In the crowded DTC fashion market, there is a notable absence of names.
Brands like Warby Parker and Bonobos have become incredibly popular, swiftly moving from online-only to having physical stores and growing customer bases. But these brands lack a single designer, a recognizable name or a personality that customers can identify as the creative force behind the brand. Who is Warby Parker, anyway?
This lack of designer-led DTC fashion brands is something Lauren Bucquet, the former design director of footwear and accessories at Rag & Bone, is aiming to highlight with her new footwear brand, Labucq. Launched last week, Labucq combines high-quality Italian manufacturing, at a more affordable price than many luxury brands, and the design knowledge Bucquet developed as the designer of some of Rag & Bone’s most popular boots, like the Newbury.
“There are a lot of brands out there now who are trying to push themselves and product, but they don’t have an identity beyond that,” she said. “In the traditional sense, what establishes a brand is the designer. There are a lot of companies making shoes, or whatever, but you are not buying into a specific person or a specific mind guiding the brand. The designer-led proposition is important to me, because I have a lot of respect for traditional fashion. I went to Parsons [School of Design], and I feel that some of that designer perspective has been lost.”
The focus on Bucquet’s presence behind the brand as a designer puts it more in line, from a consumer’s perspective, with traditional fashion brands like Chanel with Karl Lagerfeld or Tom Ford, whose designers’ personalities are a key part of the brand identity. Tom Ford, for example, appeared personally in a series of Instagram videos with comedian Celeste Barber to promote his New York fashion show. Bucquet herself has appeared in Instagram posts from the brand and has been featured on the brand’s site explaining Labucq’s mission statement.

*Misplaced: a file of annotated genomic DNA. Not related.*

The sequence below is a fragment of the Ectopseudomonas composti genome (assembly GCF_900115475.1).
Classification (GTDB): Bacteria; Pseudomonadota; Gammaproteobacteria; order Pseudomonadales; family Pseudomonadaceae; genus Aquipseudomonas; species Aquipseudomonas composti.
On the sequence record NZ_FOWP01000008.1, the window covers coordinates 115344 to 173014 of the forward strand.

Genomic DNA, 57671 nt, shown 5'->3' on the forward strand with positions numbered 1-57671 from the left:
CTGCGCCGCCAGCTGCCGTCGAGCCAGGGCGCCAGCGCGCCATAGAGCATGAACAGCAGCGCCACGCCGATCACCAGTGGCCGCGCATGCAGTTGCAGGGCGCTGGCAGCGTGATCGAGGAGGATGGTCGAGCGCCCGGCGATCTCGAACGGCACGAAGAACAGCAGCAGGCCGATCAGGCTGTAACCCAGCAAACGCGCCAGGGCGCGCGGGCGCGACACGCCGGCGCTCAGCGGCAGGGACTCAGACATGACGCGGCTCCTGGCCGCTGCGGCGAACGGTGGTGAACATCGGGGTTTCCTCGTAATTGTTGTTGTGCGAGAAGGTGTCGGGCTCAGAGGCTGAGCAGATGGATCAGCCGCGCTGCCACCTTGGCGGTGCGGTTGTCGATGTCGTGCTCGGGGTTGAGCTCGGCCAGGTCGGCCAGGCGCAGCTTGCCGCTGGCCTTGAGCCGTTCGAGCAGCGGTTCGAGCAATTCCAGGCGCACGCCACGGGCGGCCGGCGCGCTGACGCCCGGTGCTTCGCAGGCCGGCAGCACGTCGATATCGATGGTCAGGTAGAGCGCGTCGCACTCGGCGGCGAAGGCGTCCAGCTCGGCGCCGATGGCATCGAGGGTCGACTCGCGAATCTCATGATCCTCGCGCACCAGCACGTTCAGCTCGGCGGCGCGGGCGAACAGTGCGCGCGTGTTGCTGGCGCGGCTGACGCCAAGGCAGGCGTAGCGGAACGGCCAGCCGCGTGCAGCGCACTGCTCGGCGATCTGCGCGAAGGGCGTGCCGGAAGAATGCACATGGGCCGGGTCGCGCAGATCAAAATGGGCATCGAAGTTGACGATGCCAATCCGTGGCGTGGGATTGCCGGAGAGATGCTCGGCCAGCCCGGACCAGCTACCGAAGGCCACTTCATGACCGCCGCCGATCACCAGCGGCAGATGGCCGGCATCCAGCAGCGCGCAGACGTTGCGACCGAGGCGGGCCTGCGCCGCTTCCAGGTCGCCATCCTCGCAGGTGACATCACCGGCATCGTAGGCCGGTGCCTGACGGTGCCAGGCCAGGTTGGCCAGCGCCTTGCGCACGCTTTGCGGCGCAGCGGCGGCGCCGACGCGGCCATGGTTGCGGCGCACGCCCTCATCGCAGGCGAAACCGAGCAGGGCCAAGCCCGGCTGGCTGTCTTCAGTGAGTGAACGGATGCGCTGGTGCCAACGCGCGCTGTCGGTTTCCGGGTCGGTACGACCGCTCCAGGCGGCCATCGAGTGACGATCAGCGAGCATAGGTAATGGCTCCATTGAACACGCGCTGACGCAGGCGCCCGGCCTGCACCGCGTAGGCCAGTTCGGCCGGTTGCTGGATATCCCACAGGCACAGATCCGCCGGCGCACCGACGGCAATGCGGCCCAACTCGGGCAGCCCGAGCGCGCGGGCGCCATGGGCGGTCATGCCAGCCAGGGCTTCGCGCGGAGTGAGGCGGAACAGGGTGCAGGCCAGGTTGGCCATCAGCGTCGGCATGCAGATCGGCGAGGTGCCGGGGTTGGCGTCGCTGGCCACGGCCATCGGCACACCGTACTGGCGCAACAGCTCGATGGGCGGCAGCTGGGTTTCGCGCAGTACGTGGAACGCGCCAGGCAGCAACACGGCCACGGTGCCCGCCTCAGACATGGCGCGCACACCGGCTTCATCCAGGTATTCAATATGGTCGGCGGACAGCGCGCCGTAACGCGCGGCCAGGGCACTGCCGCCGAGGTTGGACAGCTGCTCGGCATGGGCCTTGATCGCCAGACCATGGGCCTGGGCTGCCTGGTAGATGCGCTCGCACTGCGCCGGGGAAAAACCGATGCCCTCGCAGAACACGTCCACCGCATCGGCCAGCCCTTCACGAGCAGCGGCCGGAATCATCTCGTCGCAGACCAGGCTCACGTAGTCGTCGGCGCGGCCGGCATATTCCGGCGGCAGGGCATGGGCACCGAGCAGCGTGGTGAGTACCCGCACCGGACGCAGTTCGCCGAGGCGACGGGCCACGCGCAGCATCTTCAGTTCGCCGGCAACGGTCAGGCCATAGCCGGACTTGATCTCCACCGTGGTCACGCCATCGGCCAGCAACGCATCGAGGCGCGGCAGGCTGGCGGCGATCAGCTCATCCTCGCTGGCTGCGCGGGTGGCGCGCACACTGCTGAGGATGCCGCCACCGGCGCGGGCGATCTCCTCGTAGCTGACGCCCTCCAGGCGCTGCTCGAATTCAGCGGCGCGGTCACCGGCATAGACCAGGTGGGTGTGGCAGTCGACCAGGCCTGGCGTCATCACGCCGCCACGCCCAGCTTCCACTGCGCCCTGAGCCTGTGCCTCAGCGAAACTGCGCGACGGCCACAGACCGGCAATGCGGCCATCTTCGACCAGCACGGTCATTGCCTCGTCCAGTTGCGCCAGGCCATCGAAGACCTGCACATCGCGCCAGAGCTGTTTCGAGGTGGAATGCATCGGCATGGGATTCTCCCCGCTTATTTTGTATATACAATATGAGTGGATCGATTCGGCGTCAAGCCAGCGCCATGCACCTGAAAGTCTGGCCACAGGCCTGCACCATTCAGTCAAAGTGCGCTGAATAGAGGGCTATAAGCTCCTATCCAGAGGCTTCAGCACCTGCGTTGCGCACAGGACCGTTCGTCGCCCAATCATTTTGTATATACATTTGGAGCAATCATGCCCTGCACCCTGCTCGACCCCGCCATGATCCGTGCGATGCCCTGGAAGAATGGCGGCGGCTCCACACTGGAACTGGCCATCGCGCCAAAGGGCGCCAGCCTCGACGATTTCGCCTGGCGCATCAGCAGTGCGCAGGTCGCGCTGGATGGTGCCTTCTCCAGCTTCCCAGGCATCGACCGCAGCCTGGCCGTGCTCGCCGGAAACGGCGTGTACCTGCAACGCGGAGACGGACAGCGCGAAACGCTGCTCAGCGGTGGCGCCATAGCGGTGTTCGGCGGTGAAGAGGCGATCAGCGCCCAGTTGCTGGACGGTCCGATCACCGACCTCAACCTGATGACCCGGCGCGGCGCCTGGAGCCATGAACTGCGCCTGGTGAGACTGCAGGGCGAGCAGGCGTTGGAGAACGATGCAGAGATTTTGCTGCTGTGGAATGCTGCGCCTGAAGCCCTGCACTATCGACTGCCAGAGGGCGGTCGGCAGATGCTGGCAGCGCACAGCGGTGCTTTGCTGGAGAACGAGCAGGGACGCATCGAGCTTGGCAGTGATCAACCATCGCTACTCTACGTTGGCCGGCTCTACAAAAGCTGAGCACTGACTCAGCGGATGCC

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The idea behind putting a designer front and center in brand identity is that it creates a personal connection between the consumer and the designer, and ultimately, the product. But the tactic does have downsides. Bucquet pointed out an awareness that if the product is not up to snuff, that will be tied to her personally.
“Because I am the designer, and I’m standing behind the product and putting my name on it, I need to be able to deliver on what I’m saying,” she said.
Brands relying on these sorts of big-name designers are well aware of the drawbacks associated with them. For example, Celine is currently weathering the storm of criticism from new creative director Hedi Slimane’s new direction for the brand.
The DTC space has become an incredibly fertile ground for new fashion brands. Brands like Dagne Dover, Everlane and Allbirds have started in the online-only DTC space before making their move toward more permanent physical retail operations. Bucquet is hoping to take Labucq down the same route, with one showroom currently in place in Los Angeles and more planned for the future, once the brand takes off. While the path is well-worn, Bucquet is confident that the designer-led focus of the brand, along with the DTC model freeing up resources to focus on product, will buoy the brand to success.
“I had seen other brands in this DTC space that had kind of the same marketing position as I do about the quality of their products, and a lot of those products were not living up to the messaging.”
For now, Labucq’s biggest hurdle will be brand awareness. Without the traditional support from wholesale retail partners, it will no doubt be a struggle for Labucq to build up the kind of awareness other brands might take for granted. For now, Labucq is focusing on digital marketing, building up a stable of influencers and leaning heavily on the permanent showroom in Los Angeles. She has no plans to bring in wholesale retail partners at any point in Labucq’s life.
“In terms of brand awareness, and without traditional retail partners, it’s a big mountain to climb,” she said.